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Keep up to date with all things astronomy related with Astronomy Now magazine, which includes the UK's biggest and best night sky guide, an extensive news section, readers' astronomical images, book and equipment reviews, feature articles, a beginners' section and much more. For a sneak preview of this month's issue go to our magazine page.





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Shuttle Movies




The most complete source of video from the countdown, launch and mission of space shuttle Discovery is available here! Spaceflight Now's STS-121 archive includes more than 200 movies you can watch online or download to your computer.

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Astronomy Now's
year in space

Pluto’s new moon, salty water on Mars, interstellar travel and black trees on a world with two suns; look back over the year as we count down the most read news stories of 2011.

10. New images of
beta Pictoris planet

New observations of beta Pictoris’ giant planet confirm its movement around the star, as well as establishing the planet’s mass and temperature.

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9. Moon rises in eclipse

There is a total eclipse of the Moon on the late evening of 15 June, unfortunately with a very low Moon in the south-eastern sky.

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8. Black trees in a world of
two Suns?

Scientists studying what plant life might be like on an Earth-like planet with two or three suns have found that they might appear black or grey if the system is dominated by a red dwarf.

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7. Hubble discovers
Pluto’s fourth moon

Astronomers using the Hubble Space Telescope to look for potential rings around dwarf planet Pluto have instead uncovered a fourth moon orbiting the distant icy world.

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6. Enceladus feeds
water to Saturn

A 14 year old mystery has been solved as astronomers discover that plumes of water gushing from Saturn’s moon Enceladus are the source of water in the planet's upper atmosphere.

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5. Liquid water on Mars
might taste salty

Fingers of dark material running down steep slopes in the warmest regions of Mars could be the result of salty water flows, say scientists interpreting repeat observations snapped by Mars Reconnaissance Orbiter's (MRO) powerful HiRISE camera.

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4. Black holes punching through stars may solve dark matter

If mysterious dark matter is made up of mini black holes formed in the first moments after the big bang, then it may be possible to test this theory and detect these black holes as they collide with stars, argue two postdoctoral researchers from the United States.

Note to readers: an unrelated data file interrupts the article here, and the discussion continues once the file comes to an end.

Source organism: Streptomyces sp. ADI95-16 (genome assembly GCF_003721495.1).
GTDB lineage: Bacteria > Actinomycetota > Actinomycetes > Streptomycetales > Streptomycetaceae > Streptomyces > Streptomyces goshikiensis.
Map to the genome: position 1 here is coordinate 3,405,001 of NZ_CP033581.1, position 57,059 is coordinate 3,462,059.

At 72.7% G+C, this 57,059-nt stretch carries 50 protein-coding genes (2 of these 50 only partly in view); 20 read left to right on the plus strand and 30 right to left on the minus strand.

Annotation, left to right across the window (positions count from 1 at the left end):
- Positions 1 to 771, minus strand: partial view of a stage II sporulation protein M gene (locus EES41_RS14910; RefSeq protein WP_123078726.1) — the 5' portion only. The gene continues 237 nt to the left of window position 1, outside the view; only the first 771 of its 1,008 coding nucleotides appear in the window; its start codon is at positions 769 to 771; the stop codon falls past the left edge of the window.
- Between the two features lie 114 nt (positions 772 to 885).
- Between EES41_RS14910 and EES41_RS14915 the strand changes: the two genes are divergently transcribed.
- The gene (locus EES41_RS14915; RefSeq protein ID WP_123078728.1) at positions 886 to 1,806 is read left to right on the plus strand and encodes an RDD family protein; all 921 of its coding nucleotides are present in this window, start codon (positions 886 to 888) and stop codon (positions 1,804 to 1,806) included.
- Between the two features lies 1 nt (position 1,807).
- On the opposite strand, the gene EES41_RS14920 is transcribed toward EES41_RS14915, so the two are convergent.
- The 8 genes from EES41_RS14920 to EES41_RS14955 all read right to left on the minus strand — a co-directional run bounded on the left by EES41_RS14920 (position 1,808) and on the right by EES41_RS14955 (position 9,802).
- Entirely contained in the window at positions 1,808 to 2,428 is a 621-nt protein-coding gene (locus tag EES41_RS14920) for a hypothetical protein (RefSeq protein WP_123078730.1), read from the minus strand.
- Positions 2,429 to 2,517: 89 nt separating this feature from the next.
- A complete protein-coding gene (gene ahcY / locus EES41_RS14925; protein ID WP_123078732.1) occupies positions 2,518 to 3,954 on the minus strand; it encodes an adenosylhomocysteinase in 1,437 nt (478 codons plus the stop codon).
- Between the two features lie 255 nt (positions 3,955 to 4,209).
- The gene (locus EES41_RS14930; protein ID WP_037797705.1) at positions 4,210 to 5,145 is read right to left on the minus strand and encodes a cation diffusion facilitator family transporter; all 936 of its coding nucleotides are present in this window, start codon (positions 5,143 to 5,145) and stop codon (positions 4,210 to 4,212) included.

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3. Observing the Pinwheel's supernova

Supernova PTF11kly has real potential to become bright enough to be visible in large binoculars. Amateur astronomers are strongly urged to make as many observations as possible while it is ‘on the rise’, as such data is so valuable to on-going research into these titanic explosions.

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2. New view of the North America Nebula

More than 2,000 candidate stars have been detected in the North America Nebula thanks to the infrared eyes of the Spitzer Space Telescope.

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1. Nuclear power to the stars

To send spacecraft to other stars in the space of a human lifetime, new methods of propulsion are going to be needed to provide the necessary ‘oomph’ to break free of our Solar System.

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The Planets
From tiny Mercury to distant Neptune and Pluto, The Planets profiles each of the Solar System's members in depth, featuring the latest imagery from space missions. The tallest mountains, the deepest canyons, the strongest winds, raging atmospheric storms, terrain studded with craters and vast worlds of ice are just some of the sights you'll see on this 100-page tour of the planets.
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Take the tour!
A 100-page special edition from the creators of Astronomy Now magazine, The Grand Tour of the Universe takes readers from one end of the Universe to the other and, in doing so, asks the question "just how big is the Universe?"
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Infinity Rising
This special publication features the photography of British astro-imager Nik Szymanek and covers a range of photographic methods from basic to advanced. Beautiful pictures of the night sky can be obtained with a simple camera and tripod before tackling more difficult projects, such as guided astrophotography through the telescope and CCD imaging.
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Guide to the Constellations
Astronomy Now presents this 100-page, full-colour guide to the 68 constellations visible from the British Isles by Neil Bone, the respected amateur astronomer and writer.
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Exploring Mars
Astronomy Now is pleased to announce the publication of Exploring Mars. The very best images of Mars taken by orbiting spacecraft and NASA's Spirit and Opportunity rovers fill up the 98 glossy pages of this special edition!
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